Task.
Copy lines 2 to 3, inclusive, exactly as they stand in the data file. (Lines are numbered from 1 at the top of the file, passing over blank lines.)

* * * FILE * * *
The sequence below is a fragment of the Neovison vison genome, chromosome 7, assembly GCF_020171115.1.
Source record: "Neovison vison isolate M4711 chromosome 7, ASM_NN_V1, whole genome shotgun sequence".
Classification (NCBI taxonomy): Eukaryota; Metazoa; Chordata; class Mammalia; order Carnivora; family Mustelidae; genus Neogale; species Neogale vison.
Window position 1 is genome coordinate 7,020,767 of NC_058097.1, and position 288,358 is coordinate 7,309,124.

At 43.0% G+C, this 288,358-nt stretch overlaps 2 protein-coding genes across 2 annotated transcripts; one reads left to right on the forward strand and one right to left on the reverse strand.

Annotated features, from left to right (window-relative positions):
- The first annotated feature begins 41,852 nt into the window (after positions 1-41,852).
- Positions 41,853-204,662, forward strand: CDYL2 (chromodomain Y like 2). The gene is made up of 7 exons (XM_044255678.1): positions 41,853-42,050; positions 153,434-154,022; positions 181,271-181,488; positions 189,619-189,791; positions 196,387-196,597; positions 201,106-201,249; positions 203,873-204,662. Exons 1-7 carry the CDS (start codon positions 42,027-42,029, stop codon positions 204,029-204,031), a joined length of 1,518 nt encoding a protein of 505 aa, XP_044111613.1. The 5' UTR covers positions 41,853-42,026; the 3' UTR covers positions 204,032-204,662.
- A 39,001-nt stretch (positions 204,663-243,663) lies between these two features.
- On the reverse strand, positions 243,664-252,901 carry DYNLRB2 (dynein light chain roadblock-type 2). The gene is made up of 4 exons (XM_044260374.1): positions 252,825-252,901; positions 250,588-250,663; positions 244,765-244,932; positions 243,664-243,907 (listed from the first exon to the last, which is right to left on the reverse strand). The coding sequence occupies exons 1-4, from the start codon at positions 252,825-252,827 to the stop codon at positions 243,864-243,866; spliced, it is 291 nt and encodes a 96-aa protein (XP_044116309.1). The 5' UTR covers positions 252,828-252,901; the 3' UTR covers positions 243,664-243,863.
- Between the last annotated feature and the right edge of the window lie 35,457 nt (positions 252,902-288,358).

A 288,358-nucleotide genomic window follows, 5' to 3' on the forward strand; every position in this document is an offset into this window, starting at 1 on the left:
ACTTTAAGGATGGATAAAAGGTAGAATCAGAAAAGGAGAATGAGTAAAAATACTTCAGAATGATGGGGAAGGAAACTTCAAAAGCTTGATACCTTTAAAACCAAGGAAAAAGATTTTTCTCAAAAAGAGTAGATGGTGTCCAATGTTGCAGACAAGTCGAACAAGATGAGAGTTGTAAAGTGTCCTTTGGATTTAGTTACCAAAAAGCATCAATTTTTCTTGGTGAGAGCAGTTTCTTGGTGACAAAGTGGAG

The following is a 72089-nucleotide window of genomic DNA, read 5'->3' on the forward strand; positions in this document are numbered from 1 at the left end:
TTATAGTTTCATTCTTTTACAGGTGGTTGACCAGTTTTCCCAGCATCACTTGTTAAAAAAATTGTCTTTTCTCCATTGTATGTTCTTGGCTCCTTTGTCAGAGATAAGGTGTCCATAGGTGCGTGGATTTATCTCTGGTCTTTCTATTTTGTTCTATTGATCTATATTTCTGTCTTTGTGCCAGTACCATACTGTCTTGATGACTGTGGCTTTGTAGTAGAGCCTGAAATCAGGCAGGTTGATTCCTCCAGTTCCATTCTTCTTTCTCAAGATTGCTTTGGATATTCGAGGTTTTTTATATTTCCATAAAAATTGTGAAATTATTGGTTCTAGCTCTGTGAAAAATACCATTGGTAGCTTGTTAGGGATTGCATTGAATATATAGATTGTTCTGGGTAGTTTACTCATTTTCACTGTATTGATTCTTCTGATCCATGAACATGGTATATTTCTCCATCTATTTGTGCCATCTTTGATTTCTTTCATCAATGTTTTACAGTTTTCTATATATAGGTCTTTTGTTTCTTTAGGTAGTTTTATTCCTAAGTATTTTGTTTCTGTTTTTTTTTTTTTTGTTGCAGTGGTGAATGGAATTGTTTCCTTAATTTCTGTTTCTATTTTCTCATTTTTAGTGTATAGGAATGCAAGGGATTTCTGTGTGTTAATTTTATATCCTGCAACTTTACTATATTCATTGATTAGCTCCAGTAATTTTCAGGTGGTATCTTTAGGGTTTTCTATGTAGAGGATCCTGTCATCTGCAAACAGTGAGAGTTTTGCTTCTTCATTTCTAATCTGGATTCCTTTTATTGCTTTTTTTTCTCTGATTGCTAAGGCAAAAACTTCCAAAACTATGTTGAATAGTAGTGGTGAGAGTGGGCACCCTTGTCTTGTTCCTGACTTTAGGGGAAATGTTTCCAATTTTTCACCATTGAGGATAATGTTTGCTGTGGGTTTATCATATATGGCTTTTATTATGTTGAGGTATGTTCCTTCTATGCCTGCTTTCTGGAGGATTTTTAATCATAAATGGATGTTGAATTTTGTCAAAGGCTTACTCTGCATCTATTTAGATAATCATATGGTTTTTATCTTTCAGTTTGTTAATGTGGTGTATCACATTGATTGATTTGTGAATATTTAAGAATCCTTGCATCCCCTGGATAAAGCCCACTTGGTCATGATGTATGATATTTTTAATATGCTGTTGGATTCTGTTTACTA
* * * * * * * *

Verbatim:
Source record: "Neovison vison isolate M4711 chromosome 7, ASM_NN_V1, whole genome shotgun sequence".
Classification (NCBI taxonomy): Eukaryota; Metazoa; Chordata; class Mammalia; order Carnivora; family Mustelidae; genus Neogale; species Neogale vison.